New Zealand First MP Shane Jones has lashed out at Jetstar for "selling the trans-Tasman relationship short" after the Australian airline announced it was ending its regional flight operations in Aotearoa.
He also fired an aggressive warning shot at national carrier Air New Zealand.
The outspoken Regional Economic Development Minister spoke about Jetstar's announcement on Magic Talk Drive with Ryan Bridge.
“I'm disappointed that the Aussie companies are not only trying to nick our manuka honey, but now they've turned their backs on providing a comprehensive service out into the regions," Jones said.
Host Ryan Bridge reminded the Minister that his pressure on Air NZ to lower prices to the regions may have been the nail in the coffin for Jetstar and likened the Minister’s pressure on the company to lower prices to the regions to, “a venezuelan dictator beating your chest”.
Jones rejected the implication saying, “no, we expect the national carrier to look after regional New Zealand.”
The Minister further explains he believes that the Australian based company has enough capital to sustain regional air travel in New Zealand.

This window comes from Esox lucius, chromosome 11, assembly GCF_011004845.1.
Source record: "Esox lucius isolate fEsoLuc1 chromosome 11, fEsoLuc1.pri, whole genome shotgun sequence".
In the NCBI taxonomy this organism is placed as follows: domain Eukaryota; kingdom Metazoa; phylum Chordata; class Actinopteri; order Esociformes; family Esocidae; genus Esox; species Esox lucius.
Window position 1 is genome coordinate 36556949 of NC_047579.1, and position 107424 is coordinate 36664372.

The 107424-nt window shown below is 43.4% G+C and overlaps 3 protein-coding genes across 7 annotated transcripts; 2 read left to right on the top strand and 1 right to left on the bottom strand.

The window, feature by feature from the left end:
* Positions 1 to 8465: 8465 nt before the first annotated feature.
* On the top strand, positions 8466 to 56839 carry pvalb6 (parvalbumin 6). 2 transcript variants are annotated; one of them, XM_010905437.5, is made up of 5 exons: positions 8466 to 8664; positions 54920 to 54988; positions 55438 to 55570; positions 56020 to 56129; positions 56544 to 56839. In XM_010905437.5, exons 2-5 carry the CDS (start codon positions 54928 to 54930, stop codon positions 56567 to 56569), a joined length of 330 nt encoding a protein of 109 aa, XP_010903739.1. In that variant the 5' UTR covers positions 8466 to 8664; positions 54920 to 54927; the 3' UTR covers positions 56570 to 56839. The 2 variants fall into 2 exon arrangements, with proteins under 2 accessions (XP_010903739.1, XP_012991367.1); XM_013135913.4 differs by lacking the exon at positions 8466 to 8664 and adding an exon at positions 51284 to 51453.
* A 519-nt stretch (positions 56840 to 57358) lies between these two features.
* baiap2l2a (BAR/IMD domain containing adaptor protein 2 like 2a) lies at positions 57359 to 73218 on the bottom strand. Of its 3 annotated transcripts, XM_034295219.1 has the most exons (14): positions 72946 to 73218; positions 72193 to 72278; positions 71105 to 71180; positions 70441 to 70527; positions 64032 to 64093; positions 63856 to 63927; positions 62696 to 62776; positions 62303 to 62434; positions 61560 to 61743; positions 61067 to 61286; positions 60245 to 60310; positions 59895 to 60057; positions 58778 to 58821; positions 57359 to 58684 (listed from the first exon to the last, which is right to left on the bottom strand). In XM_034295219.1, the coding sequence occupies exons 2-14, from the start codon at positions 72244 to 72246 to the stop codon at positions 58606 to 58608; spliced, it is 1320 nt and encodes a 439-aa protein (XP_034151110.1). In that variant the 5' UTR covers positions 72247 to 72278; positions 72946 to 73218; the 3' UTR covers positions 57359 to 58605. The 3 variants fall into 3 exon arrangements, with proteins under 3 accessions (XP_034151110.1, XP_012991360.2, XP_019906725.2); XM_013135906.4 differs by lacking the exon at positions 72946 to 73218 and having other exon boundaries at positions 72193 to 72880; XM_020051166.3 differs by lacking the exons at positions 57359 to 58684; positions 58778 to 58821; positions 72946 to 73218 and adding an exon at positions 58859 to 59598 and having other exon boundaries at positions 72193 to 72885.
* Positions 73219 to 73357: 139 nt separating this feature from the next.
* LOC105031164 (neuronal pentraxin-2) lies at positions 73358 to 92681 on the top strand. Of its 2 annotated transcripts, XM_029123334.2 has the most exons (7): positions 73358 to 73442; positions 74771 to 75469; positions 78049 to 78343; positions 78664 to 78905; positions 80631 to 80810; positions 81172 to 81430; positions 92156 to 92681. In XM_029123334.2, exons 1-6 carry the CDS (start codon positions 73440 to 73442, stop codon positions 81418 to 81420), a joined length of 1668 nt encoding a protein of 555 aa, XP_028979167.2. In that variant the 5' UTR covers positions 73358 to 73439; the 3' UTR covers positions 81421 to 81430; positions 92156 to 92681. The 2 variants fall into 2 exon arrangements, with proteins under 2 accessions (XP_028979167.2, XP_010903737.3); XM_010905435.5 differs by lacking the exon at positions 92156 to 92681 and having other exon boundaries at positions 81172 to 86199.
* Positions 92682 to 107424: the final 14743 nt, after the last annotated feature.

"They should continue to support New Zealand if they want to capture the air dollar, whether or not they're making a loss or a profit. At the end of the day, they've got to spread those costs over the entirety of the market. This is a huge Australasian market."
Jones saved his strongest words for Air NZ, which has promised not to raise the cost of their regional airfares - dependant on fuel prices remaining steady.
"I'm sharpening my dagger if Air NZ does decide to gouge the kindred souls out there in the provinces - that will not go unchallenged," he said.
"The reality is they have privileges all over the world because they bear the moniker of our nation and its only right that Air NZ should consider its obligations to New Zealand."
Jones said he will hold fire on his scrutiny of Air NZ until departing CEO Christopher Luxon's replacement is announced.
Let's wait and see what's the colour of the eyes of the new CEO.
"These corporate leaders, they kind of get swept away with their own projects of vanity, but when accountability arises they're nowhere to be seen."
Jones said he had taken the idea of an air connectivity fund to cabinet, but was unable to convince his colleagues to take it on.
"It would have been a bit of a challenge to subsidise the Australians at the same time they try to nick our manuka."
You can listen to the full interview above.